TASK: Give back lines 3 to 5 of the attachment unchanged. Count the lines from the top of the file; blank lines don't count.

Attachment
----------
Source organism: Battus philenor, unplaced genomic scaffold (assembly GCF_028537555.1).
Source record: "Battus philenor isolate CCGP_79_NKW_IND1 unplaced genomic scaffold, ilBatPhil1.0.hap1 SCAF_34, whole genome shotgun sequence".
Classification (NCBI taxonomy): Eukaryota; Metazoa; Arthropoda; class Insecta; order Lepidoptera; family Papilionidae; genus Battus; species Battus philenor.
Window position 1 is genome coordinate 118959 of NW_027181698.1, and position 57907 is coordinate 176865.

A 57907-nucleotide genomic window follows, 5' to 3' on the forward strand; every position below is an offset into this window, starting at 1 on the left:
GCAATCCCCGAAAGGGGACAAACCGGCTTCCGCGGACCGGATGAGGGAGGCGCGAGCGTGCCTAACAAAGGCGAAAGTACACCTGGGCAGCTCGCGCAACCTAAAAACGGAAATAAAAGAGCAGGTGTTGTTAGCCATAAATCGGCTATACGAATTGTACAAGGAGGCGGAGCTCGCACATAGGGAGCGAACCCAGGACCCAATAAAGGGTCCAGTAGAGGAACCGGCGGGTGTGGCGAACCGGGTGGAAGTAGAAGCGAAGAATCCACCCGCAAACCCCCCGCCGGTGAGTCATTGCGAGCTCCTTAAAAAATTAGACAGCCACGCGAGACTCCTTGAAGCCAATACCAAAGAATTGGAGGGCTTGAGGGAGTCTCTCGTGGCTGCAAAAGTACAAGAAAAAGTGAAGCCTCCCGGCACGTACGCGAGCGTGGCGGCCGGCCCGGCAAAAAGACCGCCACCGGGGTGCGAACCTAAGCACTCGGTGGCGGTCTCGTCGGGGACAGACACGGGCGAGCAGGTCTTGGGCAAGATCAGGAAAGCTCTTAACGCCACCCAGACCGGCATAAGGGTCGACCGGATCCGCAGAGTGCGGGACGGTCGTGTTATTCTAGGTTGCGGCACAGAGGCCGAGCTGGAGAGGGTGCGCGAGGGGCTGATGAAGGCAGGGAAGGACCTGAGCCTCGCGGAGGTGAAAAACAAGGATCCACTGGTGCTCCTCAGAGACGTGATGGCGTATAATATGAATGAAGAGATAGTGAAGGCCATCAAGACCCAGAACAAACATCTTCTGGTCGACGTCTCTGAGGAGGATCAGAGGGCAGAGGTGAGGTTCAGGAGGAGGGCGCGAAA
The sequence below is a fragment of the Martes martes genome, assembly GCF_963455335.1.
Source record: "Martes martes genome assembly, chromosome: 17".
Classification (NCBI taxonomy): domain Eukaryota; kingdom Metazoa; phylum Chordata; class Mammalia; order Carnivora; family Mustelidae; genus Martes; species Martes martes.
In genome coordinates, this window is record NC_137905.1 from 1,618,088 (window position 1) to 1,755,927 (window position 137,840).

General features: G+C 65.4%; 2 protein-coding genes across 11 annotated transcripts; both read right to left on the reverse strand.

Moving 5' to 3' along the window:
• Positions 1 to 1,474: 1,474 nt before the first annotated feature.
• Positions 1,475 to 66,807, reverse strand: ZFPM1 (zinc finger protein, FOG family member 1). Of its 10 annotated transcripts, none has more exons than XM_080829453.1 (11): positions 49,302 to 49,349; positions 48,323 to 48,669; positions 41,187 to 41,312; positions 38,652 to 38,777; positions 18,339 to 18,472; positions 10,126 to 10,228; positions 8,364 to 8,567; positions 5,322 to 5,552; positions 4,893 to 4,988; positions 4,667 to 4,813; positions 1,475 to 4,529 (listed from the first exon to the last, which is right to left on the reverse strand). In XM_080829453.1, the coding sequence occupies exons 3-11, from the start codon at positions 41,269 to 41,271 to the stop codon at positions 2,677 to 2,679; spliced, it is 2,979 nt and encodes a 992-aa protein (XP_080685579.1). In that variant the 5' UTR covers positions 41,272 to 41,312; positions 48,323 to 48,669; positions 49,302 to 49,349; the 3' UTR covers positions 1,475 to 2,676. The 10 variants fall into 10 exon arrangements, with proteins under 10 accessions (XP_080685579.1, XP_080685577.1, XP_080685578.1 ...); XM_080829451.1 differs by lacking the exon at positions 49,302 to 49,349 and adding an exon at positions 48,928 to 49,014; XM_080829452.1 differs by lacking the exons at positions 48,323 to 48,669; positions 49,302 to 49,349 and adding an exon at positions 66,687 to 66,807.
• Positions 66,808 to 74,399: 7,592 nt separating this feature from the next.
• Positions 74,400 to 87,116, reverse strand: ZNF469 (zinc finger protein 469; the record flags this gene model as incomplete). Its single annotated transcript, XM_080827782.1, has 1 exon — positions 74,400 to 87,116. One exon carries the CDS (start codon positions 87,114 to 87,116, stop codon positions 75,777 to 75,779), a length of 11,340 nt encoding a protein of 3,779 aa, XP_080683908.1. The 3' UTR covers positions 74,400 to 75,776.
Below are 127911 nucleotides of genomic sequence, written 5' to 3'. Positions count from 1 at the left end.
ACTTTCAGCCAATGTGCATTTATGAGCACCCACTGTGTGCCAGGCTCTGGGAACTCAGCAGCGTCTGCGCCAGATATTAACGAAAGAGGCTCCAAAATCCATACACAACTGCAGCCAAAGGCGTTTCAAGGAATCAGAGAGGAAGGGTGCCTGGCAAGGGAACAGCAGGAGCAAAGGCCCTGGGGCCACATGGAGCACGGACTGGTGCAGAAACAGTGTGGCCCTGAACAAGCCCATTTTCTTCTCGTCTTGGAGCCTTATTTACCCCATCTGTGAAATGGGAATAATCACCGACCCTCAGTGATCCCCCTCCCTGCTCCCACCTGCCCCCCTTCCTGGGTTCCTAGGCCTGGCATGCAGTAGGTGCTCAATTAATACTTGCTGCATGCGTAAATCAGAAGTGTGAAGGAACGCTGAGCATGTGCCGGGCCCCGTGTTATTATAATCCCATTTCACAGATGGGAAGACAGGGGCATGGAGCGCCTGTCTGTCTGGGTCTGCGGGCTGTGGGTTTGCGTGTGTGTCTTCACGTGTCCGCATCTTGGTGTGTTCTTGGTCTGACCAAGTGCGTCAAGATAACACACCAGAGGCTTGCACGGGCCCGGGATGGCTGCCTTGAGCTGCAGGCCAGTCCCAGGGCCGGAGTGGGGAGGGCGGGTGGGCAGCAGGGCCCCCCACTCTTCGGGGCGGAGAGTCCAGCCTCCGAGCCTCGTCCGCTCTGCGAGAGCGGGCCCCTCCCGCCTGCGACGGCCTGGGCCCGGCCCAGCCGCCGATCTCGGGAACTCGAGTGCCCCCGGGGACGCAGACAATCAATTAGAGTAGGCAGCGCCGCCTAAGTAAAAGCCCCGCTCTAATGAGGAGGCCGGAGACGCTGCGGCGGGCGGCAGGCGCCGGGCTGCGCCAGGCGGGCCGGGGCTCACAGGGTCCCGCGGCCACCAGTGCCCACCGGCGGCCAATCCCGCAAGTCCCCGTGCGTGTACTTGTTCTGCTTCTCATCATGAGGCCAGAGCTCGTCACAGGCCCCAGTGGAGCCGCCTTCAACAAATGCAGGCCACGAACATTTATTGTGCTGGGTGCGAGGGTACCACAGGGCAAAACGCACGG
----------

Classification (NCBI taxonomy): Eukaryota; Metazoa; Arthropoda; class Insecta; order Lepidoptera; family Papilionidae; genus Battus; species Battus philenor.
Window position 1 is genome coordinate 118959 of NW_027181698.1, and position 57907 is coordinate 176865.

A 57907-nucleotide genomic window follows, 5' to 3' on the forward strand; every position below is an offset into this window, starting at 1 on the left: